../_images/page_blocks_Program_remote_execution_ssh_runtime_initoutput_error.png

In this case, if you switch to the run log from the Run details dialog, you can see the same message about unexpected stdout in the log (at the error level).

Since this error can be caused by many different commands in various shell initialization scripts on the remote host, you will have to test them manually to find out which one produces the unexpected output, and fix these scripts accordingly. A common workaround is including a block of code like this at the very top of your initialization script (.bashrc or other):

# If not running interactively, do nothing
case $- in
    *i*) ;;
      *) return;;
esac

When the initialization script is executed in a non-interactive session, this code immediately returns without executing the rest of the script. Thus you can avoid the SSH connection error even if the script contains commands that print to stdout.

Known Issues

This section describes known issues related to using the Program block and their possible workarounds.

Network Paths in Windows

In Windows, running executables from network paths is not recommended due to system restrictions. For example, setting a network path to the block’s sandbox will cause an error when running the workflow, because cmd.exe, the Windows command line interpreter, does not support changing the working directory to a network path.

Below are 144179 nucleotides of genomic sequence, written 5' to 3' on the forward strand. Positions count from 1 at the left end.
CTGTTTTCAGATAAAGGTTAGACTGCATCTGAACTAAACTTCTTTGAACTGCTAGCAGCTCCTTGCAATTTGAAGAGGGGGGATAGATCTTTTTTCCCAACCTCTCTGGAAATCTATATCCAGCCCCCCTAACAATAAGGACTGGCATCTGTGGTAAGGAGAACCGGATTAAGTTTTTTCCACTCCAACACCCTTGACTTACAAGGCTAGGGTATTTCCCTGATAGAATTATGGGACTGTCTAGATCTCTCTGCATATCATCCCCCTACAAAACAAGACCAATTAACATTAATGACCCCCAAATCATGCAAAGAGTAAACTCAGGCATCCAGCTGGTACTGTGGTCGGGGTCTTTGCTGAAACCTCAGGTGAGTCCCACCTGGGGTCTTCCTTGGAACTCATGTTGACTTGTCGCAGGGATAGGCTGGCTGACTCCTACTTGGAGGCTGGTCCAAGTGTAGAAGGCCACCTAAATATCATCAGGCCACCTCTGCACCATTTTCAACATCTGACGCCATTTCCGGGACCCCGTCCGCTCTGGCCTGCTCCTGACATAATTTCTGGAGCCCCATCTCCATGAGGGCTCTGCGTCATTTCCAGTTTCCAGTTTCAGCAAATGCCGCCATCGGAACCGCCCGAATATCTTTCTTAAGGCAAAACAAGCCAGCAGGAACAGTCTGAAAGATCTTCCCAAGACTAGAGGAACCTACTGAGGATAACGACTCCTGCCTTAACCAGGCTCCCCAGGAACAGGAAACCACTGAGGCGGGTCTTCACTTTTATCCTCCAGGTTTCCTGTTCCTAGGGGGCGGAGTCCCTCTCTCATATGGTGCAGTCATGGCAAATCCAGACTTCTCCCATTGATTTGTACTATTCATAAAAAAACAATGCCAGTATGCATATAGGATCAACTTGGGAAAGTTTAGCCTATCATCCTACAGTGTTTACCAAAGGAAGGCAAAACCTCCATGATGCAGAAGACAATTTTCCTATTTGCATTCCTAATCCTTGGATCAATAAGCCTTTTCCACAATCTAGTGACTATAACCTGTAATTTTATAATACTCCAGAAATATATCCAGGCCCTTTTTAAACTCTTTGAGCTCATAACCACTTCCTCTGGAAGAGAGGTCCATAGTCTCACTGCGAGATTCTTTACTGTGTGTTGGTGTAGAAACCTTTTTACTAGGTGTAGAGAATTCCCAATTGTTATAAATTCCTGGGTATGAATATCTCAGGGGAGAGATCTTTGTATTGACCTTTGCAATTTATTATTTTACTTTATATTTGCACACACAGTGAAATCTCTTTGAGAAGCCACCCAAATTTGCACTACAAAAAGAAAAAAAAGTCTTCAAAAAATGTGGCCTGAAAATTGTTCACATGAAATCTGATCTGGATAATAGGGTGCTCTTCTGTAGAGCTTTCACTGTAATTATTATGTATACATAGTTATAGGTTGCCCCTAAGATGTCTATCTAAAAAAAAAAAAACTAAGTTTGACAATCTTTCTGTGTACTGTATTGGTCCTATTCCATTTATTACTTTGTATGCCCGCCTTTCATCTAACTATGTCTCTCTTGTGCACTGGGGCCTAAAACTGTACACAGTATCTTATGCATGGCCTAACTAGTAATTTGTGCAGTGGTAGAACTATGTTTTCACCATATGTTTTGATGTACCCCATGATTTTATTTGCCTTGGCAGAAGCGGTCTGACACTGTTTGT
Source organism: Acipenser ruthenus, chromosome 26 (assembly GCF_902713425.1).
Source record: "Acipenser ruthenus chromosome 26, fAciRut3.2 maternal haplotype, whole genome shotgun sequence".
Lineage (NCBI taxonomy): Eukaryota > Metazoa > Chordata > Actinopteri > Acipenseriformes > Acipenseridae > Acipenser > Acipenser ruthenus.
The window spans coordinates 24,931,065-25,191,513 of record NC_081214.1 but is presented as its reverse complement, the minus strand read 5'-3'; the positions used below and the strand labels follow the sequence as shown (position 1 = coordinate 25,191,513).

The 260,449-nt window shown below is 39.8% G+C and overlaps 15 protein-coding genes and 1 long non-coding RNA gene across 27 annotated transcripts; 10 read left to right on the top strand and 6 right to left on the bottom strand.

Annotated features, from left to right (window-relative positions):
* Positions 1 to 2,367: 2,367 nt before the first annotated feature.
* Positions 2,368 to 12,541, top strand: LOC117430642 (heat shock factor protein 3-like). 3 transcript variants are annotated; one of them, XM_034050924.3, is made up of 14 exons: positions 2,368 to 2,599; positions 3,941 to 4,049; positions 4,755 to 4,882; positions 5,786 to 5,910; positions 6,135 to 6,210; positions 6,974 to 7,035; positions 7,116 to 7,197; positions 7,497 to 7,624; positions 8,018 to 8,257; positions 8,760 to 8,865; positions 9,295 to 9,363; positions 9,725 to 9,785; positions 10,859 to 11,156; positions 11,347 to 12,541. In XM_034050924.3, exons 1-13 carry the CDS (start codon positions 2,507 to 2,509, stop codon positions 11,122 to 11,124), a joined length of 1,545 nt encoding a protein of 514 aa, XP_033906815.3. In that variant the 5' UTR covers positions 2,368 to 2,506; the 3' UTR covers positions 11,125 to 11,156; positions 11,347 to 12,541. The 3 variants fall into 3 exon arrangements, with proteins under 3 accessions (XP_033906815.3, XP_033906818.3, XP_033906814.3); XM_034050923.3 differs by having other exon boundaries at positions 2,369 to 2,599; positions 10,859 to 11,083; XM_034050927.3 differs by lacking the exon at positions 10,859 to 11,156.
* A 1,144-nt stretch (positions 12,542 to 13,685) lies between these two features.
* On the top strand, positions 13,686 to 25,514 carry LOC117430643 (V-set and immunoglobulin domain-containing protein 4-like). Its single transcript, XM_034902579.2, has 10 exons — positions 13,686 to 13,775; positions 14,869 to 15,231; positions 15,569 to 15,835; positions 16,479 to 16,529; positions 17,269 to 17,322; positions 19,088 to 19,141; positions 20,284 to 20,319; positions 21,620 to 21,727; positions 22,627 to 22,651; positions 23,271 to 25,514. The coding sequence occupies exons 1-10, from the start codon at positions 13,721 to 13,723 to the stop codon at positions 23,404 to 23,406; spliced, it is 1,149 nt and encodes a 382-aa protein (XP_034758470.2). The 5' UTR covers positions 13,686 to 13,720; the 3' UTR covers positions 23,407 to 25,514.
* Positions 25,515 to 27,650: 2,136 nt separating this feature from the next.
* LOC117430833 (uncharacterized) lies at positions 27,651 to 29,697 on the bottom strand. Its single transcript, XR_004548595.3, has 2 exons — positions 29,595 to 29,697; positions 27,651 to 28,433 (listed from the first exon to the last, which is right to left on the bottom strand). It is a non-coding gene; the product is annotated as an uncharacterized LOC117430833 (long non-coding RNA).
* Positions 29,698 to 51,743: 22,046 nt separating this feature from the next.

See Known IssuesNetwork Paths in Windows for more information.

Remote Execution and Parallelization

When you run a workflow containing a Program block, which is configured for remote execution over SSH (see SSH Connection) and is placed into a Composite block with parallel execution enabled (see Parallel Execution), the workflow may stop with the following error message:

Error reading SSH protocol banner.

The same message (with the Error log level) is also sent to the workflow run log.

The reason is that each parallel instance of the Program block opens a new SSH session on the remote host. However the SSH server in Linux systems is by default configured to accept at most 10 simultaneous sessions over a single network connection. So if the parallelization ratio in the Composite block’s configuration is greater than 10 (hence it can create more than 10 Program block instances), some instances of the Program block get rejected by the remote host and raise an error.

Possible ways to resolve this issue are:

  • Set a lower parallelization ratio for the Composite block, making it 10 or less.
  • Increase the session limit in the remote SSH server settings, making it greater than the Composite block’s paralellization ratio. To do this, edit the MaxSessions option in the SSH daemon configuration file on the remote host. Commonly the configuration file is /etc/ssh/sshd_config; if you cannot find it, refer to your Linux distribution documentation for a correct location. Note that editing this file usually requires root privileges.